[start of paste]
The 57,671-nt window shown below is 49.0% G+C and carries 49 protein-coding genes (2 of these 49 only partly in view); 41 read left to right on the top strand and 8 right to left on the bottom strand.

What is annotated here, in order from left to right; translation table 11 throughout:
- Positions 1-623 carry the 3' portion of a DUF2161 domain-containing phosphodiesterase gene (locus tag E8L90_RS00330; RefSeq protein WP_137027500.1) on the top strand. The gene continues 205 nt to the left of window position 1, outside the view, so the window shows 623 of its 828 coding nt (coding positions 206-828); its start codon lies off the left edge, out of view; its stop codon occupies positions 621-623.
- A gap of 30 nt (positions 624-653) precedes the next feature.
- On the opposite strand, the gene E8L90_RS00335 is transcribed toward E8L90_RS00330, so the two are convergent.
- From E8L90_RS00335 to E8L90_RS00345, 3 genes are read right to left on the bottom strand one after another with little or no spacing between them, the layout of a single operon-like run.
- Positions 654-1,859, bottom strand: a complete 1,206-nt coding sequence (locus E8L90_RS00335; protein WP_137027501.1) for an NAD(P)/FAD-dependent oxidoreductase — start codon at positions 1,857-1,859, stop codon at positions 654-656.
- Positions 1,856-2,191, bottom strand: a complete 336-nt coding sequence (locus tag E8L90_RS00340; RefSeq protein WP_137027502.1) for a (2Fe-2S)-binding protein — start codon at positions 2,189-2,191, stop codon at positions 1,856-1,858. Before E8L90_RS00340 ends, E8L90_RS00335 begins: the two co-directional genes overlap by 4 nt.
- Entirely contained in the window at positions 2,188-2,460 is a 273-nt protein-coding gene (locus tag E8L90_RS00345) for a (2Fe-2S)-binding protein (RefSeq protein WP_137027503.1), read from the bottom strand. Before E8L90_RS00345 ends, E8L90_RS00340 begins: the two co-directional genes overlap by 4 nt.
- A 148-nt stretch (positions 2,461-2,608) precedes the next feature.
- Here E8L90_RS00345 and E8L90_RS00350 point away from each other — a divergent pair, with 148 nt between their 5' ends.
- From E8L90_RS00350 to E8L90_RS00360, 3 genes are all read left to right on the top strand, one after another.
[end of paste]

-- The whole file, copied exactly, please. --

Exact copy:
The 57,671-nt window shown below is 49.0% G+C and carries 49 protein-coding genes (2 of these 49 only partly in view); 41 read left to right on the top strand and 8 right to left on the bottom strand.

What is annotated here, in order from left to right; translation table 11 throughout:
- Positions 1-623 carry the 3' portion of a DUF2161 domain-containing phosphodiesterase gene (locus tag E8L90_RS00330; RefSeq protein WP_137027500.1) on the top strand. The gene continues 205 nt to the left of window position 1, outside the view, so the window shows 623 of its 828 coding nt (coding positions 206-828); its start codon lies off the left edge, out of view; its stop codon occupies positions 621-623.
- A gap of 30 nt (positions 624-653) precedes the next feature.
- On the opposite strand, the gene E8L90_RS00335 is transcribed toward E8L90_RS00330, so the two are convergent.
- From E8L90_RS00335 to E8L90_RS00345, 3 genes are read right to left on the bottom strand one after another with little or no spacing between them, the layout of a single operon-like run.
- Positions 654-1,859, bottom strand: a complete 1,206-nt coding sequence (locus E8L90_RS00335; protein WP_137027501.1) for an NAD(P)/FAD-dependent oxidoreductase — start codon at positions 1,857-1,859, stop codon at positions 654-656.
- Positions 1,856-2,191, bottom strand: a complete 336-nt coding sequence (locus tag E8L90_RS00340; RefSeq protein WP_137027502.1) for a (2Fe-2S)-binding protein — start codon at positions 2,189-2,191, stop codon at positions 1,856-1,858. Before E8L90_RS00340 ends, E8L90_RS00335 begins: the two co-directional genes overlap by 4 nt.
- Entirely contained in the window at positions 2,188-2,460 is a 273-nt protein-coding gene (locus tag E8L90_RS00345) for a (2Fe-2S)-binding protein (RefSeq protein WP_137027503.1), read from the bottom strand. Before E8L90_RS00345 ends, E8L90_RS00340 begins: the two co-directional genes overlap by 4 nt.
- A 148-nt stretch (positions 2,461-2,608) precedes the next feature.
- Here E8L90_RS00345 and E8L90_RS00350 point away from each other — a divergent pair, with 148 nt between their 5' ends.
- From E8L90_RS00350 to E8L90_RS00360, 3 genes are all read left to right on the top strand, one after another.